On the next afternoon, about 1:30 p.m. the police and rescue workers located an object about thirty feet below the river’s surface. The current prevented divers from entering the water. A police spokesman told reporters that the size and shape suggested it had not come from an aircraft and that it could be a rock or logs stuck together and that no one had come forward with any sort of photograph or video of it though there might be a reason for that. Some claim that the video footage had been confiscated bu authorities.

To this point it isn’ know if the object found under water is the same as that people reported or something that has been there for a long time. No aircraft were reported missing and it doesn’t seem that this was a piece of terrestrially launched space debris. In other words, this is the classic unknown.

But it turns out that one of the newspaper stories mentioned Chris Rutkowski, a UFO researcher in Canada, that I know. So I asked him what he knew about the case. He wrote that, "I can tell you what I know about the Ottawa ‘crash,’ although I’m not convinced anything really crashed!"

He said that he had called the MUFON representative in the area, but she hadn’t interviewed any of the witnesses. He said that some people who had seen the police searching the area stop the search after the mass was located, and some of them thought a cover-up was now in place because there was no new information. There was speculation that the US, here meaning the CIA I suppose, was now somehow involved, though Rutkowski didn’t subscribe to those ideas.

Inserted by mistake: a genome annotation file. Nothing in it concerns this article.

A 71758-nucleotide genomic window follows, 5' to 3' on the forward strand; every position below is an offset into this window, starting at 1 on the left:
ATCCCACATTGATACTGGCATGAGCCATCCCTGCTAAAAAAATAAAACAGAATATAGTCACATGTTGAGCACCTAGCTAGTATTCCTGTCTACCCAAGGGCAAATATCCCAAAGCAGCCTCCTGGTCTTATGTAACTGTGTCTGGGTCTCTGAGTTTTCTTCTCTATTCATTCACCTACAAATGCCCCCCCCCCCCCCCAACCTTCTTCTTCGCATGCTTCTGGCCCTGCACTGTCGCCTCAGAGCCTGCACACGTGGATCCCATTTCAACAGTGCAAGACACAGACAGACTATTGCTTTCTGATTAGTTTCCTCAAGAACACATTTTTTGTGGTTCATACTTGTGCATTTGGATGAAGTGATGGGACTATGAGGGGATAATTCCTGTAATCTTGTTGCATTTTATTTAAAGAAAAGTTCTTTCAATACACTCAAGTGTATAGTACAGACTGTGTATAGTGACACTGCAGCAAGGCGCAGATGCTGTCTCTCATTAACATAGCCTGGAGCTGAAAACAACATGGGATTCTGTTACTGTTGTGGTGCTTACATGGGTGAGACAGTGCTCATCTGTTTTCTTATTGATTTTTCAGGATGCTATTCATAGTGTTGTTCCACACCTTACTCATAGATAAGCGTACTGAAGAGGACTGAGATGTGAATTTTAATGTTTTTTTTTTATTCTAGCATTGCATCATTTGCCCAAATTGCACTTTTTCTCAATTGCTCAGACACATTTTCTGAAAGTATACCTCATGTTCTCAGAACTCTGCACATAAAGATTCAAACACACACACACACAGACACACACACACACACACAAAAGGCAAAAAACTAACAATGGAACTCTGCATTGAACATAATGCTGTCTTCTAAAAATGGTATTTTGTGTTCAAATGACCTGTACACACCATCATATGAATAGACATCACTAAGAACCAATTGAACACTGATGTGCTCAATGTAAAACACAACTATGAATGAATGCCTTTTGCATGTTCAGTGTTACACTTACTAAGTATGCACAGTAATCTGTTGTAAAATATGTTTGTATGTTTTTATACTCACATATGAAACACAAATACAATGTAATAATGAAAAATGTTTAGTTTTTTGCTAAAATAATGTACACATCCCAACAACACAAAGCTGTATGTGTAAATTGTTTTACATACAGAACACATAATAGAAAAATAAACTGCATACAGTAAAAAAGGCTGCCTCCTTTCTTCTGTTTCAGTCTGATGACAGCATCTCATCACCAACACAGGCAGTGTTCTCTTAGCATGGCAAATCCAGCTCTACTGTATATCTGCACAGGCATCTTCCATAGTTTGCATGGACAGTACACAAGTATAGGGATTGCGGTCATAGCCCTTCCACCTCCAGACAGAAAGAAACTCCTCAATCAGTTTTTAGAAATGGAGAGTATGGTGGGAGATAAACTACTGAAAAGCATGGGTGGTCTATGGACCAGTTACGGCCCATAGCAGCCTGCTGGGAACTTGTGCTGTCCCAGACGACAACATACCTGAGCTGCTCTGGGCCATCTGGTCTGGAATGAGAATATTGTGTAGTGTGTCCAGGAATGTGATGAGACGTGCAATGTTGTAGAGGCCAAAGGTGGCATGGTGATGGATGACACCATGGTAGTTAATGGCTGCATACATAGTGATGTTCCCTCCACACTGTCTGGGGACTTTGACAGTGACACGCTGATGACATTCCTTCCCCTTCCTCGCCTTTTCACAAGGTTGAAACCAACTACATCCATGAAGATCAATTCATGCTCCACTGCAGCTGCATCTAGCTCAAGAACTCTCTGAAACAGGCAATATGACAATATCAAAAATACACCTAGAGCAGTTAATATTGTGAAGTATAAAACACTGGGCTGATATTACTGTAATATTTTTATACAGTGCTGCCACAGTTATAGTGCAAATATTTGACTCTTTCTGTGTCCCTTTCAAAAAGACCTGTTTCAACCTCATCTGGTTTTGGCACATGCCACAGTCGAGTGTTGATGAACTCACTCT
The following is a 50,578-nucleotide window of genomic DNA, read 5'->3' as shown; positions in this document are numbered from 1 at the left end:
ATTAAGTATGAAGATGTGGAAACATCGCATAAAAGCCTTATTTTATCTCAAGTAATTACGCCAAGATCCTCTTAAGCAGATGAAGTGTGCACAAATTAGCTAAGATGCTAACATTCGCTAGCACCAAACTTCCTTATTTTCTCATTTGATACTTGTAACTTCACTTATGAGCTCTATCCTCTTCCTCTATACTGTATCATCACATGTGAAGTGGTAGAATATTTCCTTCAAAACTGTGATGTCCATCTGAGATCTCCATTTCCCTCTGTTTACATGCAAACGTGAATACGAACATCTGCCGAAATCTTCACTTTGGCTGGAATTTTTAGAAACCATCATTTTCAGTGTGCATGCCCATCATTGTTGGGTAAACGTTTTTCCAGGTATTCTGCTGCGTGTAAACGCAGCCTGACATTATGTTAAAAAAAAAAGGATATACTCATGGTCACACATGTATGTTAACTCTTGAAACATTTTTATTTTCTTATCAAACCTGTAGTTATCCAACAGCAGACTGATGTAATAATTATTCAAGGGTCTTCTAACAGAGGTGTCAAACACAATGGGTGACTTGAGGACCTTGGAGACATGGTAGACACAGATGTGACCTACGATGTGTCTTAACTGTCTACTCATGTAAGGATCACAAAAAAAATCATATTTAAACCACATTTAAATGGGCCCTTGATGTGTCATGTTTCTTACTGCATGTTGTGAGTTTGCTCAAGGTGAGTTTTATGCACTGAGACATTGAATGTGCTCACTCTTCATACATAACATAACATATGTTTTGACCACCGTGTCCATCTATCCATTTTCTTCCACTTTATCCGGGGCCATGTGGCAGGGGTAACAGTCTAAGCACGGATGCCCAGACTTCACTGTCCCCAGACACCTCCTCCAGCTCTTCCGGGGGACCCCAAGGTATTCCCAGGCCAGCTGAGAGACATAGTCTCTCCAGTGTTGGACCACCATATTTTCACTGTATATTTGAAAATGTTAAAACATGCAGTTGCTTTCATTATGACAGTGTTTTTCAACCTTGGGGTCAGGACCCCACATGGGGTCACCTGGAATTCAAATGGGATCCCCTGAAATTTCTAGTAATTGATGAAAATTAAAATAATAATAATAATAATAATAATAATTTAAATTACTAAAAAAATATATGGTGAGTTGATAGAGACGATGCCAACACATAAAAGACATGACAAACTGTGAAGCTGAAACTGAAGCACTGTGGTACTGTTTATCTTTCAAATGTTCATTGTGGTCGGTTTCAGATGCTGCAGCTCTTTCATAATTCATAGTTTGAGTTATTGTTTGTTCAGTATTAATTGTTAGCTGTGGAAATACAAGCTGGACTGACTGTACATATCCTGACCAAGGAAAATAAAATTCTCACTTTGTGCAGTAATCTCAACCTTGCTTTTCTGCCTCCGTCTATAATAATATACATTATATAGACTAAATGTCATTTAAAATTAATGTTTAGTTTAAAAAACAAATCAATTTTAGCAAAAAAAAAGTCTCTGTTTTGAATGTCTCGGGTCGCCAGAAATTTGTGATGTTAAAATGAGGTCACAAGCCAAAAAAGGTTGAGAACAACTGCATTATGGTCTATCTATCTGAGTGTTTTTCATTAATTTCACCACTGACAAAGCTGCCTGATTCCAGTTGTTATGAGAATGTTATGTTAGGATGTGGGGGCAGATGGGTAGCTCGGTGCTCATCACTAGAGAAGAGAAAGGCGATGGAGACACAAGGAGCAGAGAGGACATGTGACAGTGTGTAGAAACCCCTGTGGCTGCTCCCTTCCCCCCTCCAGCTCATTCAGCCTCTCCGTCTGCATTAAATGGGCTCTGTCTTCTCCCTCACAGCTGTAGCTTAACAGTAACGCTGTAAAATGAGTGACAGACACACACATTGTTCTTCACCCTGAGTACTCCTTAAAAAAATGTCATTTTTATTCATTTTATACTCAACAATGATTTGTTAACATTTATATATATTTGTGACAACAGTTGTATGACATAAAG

He wrote to me, "From piecing together what info I have, here’s what I think happened: Lights were seen in the sky and loud booms were heard along the Ottawa River. I spoke with a reporter, and he said that it was his impression that the lights were seen ‘towards’ the other side of the river from where the witnesses were located. (It’s a very wide river at that point.) I do not think anyone saw anything ‘crash’ or (more likely) ‘splash’ into the water. It was assumed that falling lights must have been on a falling object and that since the rive was in that direction, whatever was falling must have fallen into the river."

Rutkowski did learn that some people had been setting off fireworks that might well account for the booming because sound carries well over water. He didn’t know what the object that had been detected was, writing, "Who knows? A car? Jimmy Hoffa? The Ottawa River is like the one that flows through my city, and they’re always pulling things out of it."

Rutkowski said that the key would be to find the two witnesses who might have seen the lights smashing into the water. "Until then, we have no convincing evidence that a UFO crashed in Ottawa on July 27th."